East Coast

Window seat, by a table, facing forward. That’s what I had booked. I got a seat without a table, travelling backwards, by the aisle. Oh well, at least I had a seat on a train from Edinburgh to York. Two students took their seats behind me. She was seated when he arrived. “Well, what are the chances?” They echoed this refrain over and over – both clearly delighted by the coincidence. I gathered they were friends who were not intentionally travelling together but whose seat numbers placed them alongside each other. Was it fate? She was traveling as far York, he was going further. This would give them two and a half hours together, long enough for romance to blossom, or so the cupid within me hoped. As soon as the train started to move I moved across to an empty seat by a table, one facing forward. I would forfeit the blossoming romance for comfort and a view. The couple now opposite me were starting their mini-break in Durham early with an on-board picnic: wine, cheese and cold meats. They offered me share. I declined – not this time, thank you. Across the aisle were a family of four: parents, a boy, and girl, both under 10, being quietly read to – something by Jacqueline Wilson.

The view snaking down the eastern spine of the Scottish borders into Northumberland, Durham and Yorkshire is, in some ways, unremarkable – it’s a simple landscape, but beautiful. Spare clipped hedges, leaves all gone. Crows, even as early as 2pm, were gathering to roost, high on the spindly sycamores. To my left the slate grey, expansive North Sea, to my right, the rolling scrub fields of the Borders. There were no crops, though I may have spotted a field of sprouts, but I couldn’t be sure with the speed of the train. Mostly I saw freshly ploughed fields: rich, dark, clay soil looking like a thick gloopy recipe for a chocolate torte that Nigella might serve up.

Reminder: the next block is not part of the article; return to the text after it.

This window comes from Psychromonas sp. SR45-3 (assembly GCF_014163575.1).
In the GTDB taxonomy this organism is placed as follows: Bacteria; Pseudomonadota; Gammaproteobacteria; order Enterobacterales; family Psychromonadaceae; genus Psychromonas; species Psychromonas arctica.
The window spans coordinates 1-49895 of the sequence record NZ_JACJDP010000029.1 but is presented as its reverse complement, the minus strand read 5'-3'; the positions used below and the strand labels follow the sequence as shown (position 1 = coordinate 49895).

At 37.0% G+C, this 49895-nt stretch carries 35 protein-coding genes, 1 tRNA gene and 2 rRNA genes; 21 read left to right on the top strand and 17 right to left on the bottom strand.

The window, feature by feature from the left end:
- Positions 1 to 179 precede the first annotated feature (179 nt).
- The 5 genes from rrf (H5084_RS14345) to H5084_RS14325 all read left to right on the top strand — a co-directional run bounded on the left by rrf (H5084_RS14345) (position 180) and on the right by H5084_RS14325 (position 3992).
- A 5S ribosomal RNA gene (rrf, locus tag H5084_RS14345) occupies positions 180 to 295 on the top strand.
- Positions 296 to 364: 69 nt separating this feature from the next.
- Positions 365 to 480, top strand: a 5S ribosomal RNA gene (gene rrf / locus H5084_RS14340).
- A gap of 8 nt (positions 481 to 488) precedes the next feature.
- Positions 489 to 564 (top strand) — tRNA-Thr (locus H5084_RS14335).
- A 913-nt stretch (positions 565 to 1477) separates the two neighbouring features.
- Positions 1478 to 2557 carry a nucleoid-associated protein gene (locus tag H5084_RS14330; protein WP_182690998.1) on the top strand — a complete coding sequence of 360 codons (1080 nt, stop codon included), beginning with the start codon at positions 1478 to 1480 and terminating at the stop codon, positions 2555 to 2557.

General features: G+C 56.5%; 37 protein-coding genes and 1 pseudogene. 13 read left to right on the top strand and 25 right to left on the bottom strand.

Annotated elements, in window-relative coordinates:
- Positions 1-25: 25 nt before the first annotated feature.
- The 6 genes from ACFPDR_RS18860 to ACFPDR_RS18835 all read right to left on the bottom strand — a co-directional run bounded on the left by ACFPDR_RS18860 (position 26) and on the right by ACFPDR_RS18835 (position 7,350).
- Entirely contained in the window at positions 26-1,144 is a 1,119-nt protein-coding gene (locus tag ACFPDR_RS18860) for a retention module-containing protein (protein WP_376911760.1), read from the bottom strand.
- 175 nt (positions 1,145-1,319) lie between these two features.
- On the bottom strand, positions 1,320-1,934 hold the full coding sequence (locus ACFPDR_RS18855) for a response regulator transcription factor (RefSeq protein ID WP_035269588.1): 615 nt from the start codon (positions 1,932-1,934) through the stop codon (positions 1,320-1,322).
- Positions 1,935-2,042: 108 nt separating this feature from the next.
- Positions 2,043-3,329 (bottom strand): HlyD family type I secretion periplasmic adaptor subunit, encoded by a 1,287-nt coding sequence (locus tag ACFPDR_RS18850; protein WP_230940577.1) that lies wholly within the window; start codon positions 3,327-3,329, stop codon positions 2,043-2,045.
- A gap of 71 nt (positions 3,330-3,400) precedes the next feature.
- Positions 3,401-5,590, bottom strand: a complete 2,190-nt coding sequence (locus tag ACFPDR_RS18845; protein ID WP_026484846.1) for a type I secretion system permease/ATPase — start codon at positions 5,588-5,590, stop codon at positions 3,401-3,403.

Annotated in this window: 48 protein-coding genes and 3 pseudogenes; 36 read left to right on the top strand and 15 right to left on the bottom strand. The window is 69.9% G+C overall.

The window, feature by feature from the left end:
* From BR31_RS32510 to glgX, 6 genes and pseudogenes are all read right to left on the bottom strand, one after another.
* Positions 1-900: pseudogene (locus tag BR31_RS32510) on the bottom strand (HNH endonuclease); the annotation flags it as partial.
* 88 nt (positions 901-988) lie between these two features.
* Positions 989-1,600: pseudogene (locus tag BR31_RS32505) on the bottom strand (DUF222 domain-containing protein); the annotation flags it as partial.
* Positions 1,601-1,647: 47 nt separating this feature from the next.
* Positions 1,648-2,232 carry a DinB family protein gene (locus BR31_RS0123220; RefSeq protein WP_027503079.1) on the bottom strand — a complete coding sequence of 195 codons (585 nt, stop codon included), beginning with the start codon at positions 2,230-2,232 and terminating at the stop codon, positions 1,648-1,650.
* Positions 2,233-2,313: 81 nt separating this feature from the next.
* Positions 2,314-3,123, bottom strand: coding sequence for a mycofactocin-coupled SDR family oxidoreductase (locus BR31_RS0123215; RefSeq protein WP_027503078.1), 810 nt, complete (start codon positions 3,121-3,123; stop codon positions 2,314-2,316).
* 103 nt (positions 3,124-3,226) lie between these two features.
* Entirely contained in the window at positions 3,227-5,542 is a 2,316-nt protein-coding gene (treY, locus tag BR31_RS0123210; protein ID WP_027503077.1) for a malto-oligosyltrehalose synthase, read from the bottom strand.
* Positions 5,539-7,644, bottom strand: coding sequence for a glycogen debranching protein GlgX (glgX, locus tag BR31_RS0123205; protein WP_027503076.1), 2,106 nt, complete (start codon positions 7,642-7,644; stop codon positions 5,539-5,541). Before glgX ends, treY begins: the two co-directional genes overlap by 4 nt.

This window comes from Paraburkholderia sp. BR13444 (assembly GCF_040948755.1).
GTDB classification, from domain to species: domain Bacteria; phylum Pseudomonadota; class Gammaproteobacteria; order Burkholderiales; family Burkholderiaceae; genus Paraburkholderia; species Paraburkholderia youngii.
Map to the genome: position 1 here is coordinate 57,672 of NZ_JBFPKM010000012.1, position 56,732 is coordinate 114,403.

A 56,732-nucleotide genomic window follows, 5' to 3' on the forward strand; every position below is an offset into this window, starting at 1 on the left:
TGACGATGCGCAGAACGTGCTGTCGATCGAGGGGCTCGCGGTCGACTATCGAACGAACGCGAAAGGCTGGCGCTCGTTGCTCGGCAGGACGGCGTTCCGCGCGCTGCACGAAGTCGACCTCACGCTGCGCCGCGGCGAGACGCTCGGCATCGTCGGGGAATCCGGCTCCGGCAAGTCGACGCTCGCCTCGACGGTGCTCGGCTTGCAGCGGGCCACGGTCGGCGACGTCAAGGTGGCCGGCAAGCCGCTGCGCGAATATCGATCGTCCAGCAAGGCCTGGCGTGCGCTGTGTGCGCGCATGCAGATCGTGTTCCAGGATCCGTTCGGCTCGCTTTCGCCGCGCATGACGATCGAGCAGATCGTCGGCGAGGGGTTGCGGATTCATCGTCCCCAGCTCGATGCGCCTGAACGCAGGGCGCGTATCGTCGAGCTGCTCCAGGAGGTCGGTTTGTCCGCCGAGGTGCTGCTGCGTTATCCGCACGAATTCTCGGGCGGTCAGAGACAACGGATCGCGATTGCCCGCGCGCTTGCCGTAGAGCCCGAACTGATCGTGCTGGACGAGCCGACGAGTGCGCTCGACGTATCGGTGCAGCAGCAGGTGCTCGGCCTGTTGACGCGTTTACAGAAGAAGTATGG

High bridges over the river Tweed marked my entrance into England at Berwick. The tide was in and the estuary high, a screech of gulls flying in formation over one of the far bridges. From there I could look down the coast and see waves breaking onto Cheswick Sands, north of Holy Island. It looked choppy out around the Farne Islands. Someone was keeping chickens in their garden, lots of them, enough eggs to keep Gregg the Baker going, I thought. Further south, fields were heavy with water, turning to ice where it wasn’t too deep. Looking west there was snow on the far hills – Northumberland National Park, I reckoned. There had been no snow when I left Edinburgh, but the further south I travelled the more there was. About ten miles south of Berwick, I saw the frozen outline of two deer in a field. I’d hoped I would see deer, but usually I see them much closer to York. Approaching Alnmouth wind farms began to march across the fields. I like their silhouette against the skyline. Something was flying high above them. I wish I was better able to identify birds, was it a Buzzard or maybe a Red Kite? Whatever it was, it was large, soaring, watchful for movements below.

Sunset began early, around 3pm. The clouds in the west turned the colour of Valentia Island slate, a deep blue grey. The breaks in the cloud were a pale orange. I tried to put a better name to the colour, but it kept changing, taking on more pink, firing up to red. Closer to Newcastle, drifts of snow lay on the fields, patches where the sun couldn’t reach. The land began to flatten out as I got close to York. A couple were tramping the fields with five large, lean, black and white dogs. Some sort of Pointer, maybe? Not long after, I saw some wild pheasants pecking by bushes at the edge of a field and I hoped the dogs were far enough away not to get wind of them. Two deer appeared in a stubbly field against the setting sun. My usual welcome party to York had made an appearance after all.

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